The recently published Asia Investor Group on Climate Change (AIGCC)’s Net Zero Investment Report highlights an upward trend of investors transitioning to more climate-aligned investment products across asset classes and geographies.
“Over the past two years, climate change has become a topic in many of our conversations with clients and potential clients — it is definitely front of mind for institutional investors in this region,” Danielle Welsh-Rose, ESG investment director and Apac head of sustainability institute at abrdn, told AsianInvestor.
“We have seen a demonstrable increase in the appetite for both standalone climate-focused strategies and the alignment of conventional strategies to address climate risks.”
Out of the 20 Asian asset managers surveyed by AIGCC in December 2021, 41% indicated that they are looking to launch up to five climate-related investment solutions in the next two years.
There are a number of factors driving this interest from institutional investors, including demand from pension fund members and regulatory pressures, according to Welsh-Rose.
“Ultimately we are seeing that clients are becoming much more sophisticated in appreciating the value destruction or value creation that can come from climate change,” she said.
The survey also indicates that companies can expect further dialogue with investors on climate, as investors step up corporate engagement work and show willingness to vote their shares in support of climate resolutions.
“Institutional investors are now understanding that they need to look at both risk management and value creation opportunities from climate change,” said Welsh-Rose.
The lack of tools to measure and report on “green impact” remains a primary concern for Asian investors, where approximately 45% of survey respondents (down from 56% in 2020) indicated that this was the top barrier to investment.
As such, Asian investors are actively seeking more tools and guidance frameworks to measure the actual green impact of their investments, and are becoming increasingly aware of the dangers of greenwashing, said the report.
In the context of sustainable investing, greenwashing is defined as making unsubstantiated or misleading claims about the sustainability characteristics and benefits of an investment product.
According to Welsh-Rose, these conversations around greenwashing highlight very legitimate concerns and “increased expectations around transparency and credibility coming from clients, regulators, and other external stakeholders.”
There are a number of actions that investment managers can take to mitigate the risk of greenwashing.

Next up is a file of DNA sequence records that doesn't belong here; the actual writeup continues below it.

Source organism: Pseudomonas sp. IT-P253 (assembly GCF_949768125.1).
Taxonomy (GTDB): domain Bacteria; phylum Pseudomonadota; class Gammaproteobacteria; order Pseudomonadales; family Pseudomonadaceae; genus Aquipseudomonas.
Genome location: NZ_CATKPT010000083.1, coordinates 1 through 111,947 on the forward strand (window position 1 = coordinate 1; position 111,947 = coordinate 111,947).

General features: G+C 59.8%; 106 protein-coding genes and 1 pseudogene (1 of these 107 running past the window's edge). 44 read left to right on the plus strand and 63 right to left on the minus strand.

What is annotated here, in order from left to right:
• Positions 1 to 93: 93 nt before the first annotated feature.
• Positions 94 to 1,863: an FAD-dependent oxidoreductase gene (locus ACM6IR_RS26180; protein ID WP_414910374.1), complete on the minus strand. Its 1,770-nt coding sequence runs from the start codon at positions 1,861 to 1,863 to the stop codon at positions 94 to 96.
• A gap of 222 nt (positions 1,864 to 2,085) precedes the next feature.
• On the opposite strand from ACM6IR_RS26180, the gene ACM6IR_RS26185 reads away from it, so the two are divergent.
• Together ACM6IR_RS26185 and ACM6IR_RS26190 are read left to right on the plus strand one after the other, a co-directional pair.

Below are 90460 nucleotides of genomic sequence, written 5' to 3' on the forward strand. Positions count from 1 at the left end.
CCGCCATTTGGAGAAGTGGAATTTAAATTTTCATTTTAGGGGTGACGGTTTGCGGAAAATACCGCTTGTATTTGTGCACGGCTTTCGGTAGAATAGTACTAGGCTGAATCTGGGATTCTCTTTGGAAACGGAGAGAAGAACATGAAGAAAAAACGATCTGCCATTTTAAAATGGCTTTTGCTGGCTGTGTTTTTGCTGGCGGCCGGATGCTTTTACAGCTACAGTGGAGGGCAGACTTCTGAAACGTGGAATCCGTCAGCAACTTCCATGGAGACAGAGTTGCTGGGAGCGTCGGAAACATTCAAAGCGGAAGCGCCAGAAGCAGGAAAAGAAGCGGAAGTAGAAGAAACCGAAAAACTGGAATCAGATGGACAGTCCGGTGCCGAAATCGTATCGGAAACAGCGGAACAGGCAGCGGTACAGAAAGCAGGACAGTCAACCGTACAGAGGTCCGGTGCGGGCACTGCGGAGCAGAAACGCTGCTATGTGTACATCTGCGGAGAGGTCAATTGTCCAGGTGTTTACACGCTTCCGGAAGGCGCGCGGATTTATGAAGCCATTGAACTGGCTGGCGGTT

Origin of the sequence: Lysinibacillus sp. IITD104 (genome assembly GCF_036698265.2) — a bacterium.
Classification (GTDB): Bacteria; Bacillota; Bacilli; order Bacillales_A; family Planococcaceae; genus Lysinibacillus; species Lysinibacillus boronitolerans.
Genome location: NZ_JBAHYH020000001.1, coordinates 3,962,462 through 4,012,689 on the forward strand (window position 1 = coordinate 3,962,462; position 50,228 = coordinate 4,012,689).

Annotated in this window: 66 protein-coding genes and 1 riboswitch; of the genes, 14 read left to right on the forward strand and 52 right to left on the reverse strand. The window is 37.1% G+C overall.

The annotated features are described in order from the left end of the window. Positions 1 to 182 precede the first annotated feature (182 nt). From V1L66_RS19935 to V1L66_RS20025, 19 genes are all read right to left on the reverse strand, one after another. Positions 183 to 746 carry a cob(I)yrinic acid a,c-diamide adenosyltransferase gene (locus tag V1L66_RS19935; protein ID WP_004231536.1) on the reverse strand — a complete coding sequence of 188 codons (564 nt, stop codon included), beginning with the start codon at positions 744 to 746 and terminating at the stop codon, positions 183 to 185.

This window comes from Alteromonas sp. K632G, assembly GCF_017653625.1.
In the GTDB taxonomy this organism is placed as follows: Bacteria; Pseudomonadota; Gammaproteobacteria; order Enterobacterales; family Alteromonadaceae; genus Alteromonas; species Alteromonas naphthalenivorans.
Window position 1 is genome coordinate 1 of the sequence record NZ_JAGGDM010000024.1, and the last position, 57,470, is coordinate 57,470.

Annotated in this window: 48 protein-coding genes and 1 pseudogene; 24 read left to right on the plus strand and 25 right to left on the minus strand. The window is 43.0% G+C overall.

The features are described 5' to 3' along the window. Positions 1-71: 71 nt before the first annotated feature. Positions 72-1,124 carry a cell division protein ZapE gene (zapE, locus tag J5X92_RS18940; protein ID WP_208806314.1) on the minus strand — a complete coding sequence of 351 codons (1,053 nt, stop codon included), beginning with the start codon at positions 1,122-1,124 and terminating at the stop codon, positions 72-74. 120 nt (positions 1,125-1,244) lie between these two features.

“One very important action is around having the right skills and expertise — it is vital for investment managers to ensure that they have ESG capabilities embedded not just within investment teams, but across the business in functions such as risk and compliance, and product,” she said.
“It is also vital that investment managers set up strong internal frameworks and standards for ESG integration, with clear processes and accountabilities, and with transparent reporting to clients and external stakeholders.”
The report also highlights that investor accountability has become a prominent topic in the battle against greenwashing. Forty-five percent of the Asian investors surveyed indicated that their organisations are actively considering implementing actions such as linking executive remuneration to climate metrics, while 5% of the participants report they have already taken such action.
MEASURING NET-ZERO COMMITMENT
Jenn-Hui Tan, global head of stewardship and sustainable investing for Fidelity International, told AsianInvestor that while investment is trending toward net-zero by 2050 — in line with the Paris Agreement — investors are taking different approaches to achieving these targets.
Some favour an approach that focuses more on the exclusion of companies that produce a lot of carbon emissions and the preference for low-carbon emitters in their portfolios. Others, like Fidelity, take an approach around engagement, investing in companies across the investable universe, but using their influence as shareholders or lenders to encourage the companies to reduce their emissions.
In 2021, Fidelity International developed its internal Climate Rating system, which aims to identify climate-related risks, net-zero investments, and targets for transition engagement in their investments.
“What we are seeking to influence is emissions reductions in the real world, not just paper portfolios that have low emissions or low carbon footprints, and the view we take is that carbon emissions come by definition from high emitters that tend to be concentrated in certain specific sectors that we need,” said Tan.
“No one's saying that we don't need energy production or materials or utilities and manufacturing, so the key challenge is to address these high emitters and hard-to-abate sectors and put them on a decarbonisation pathway.”
Essentially, when exploring investment in some of these sectors, Fidelity is looking to measure how committed these companies are to ensuring their green transition, said Tan.
“We recognise that decarbonisation is not going to happen in one or two years — in some cases, the technological solutions that need to be developed either don't exist or need to be scaled and proven.”
“What we're looking for are management teams that are implementing ambitious targets, making commitments, implementing the right levels of governance, and allocating capital, in a way that supports that transition of the underlying business,” said Tan.
“Using our climate rating, we'll assess those companies on five different buckets and we will use that assessment to then drive the process of target setting for funds that we want to apply this net- zero methodology to.”